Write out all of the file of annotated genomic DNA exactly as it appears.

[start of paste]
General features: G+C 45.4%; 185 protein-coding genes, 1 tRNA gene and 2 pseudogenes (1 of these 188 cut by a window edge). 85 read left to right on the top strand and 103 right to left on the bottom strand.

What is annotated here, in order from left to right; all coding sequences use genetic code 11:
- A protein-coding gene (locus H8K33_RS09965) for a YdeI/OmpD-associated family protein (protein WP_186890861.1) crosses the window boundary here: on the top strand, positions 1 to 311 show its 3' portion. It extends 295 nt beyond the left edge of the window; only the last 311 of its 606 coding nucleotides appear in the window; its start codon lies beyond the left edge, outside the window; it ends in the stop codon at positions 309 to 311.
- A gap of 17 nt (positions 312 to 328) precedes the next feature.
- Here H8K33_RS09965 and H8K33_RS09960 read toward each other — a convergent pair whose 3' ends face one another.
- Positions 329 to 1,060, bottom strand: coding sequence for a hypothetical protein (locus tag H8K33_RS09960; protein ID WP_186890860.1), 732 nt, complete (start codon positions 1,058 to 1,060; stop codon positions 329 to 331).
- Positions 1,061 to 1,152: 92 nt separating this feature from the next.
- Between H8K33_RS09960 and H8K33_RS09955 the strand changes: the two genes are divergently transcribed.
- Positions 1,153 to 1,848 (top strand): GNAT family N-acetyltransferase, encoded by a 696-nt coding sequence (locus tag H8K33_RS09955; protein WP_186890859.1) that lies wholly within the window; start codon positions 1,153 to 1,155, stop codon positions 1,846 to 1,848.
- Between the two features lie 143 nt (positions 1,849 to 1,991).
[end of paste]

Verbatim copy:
General features: G+C 45.4%; 185 protein-coding genes, 1 tRNA gene and 2 pseudogenes (1 of these 188 cut by a window edge). 85 read left to right on the top strand and 103 right to left on the bottom strand.

What is annotated here, in order from left to right; all coding sequences use genetic code 11:
- A protein-coding gene (locus H8K33_RS09965) for a YdeI/OmpD-associated family protein (protein WP_186890861.1) crosses the window boundary here: on the top strand, positions 1 to 311 show its 3' portion. It extends 295 nt beyond the left edge of the window; only the last 311 of its 606 coding nucleotides appear in the window; its start codon lies beyond the left edge, outside the window; it ends in the stop codon at positions 309 to 311.
- A gap of 17 nt (positions 312 to 328) precedes the next feature.
- Here H8K33_RS09965 and H8K33_RS09960 read toward each other — a convergent pair whose 3' ends face one another.
- Positions 329 to 1,060, bottom strand: coding sequence for a hypothetical protein (locus tag H8K33_RS09960; protein ID WP_186890860.1), 732 nt, complete (start codon positions 1,058 to 1,060; stop codon positions 329 to 331).
- Positions 1,061 to 1,152: 92 nt separating this feature from the next.
- Between H8K33_RS09960 and H8K33_RS09955 the strand changes: the two genes are divergently transcribed.
- Positions 1,153 to 1,848 (top strand): GNAT family N-acetyltransferase, encoded by a 696-nt coding sequence (locus tag H8K33_RS09955; protein WP_186890859.1) that lies wholly within the window; start codon positions 1,153 to 1,155, stop codon positions 1,846 to 1,848.
- Between the two features lie 143 nt (positions 1,849 to 1,991).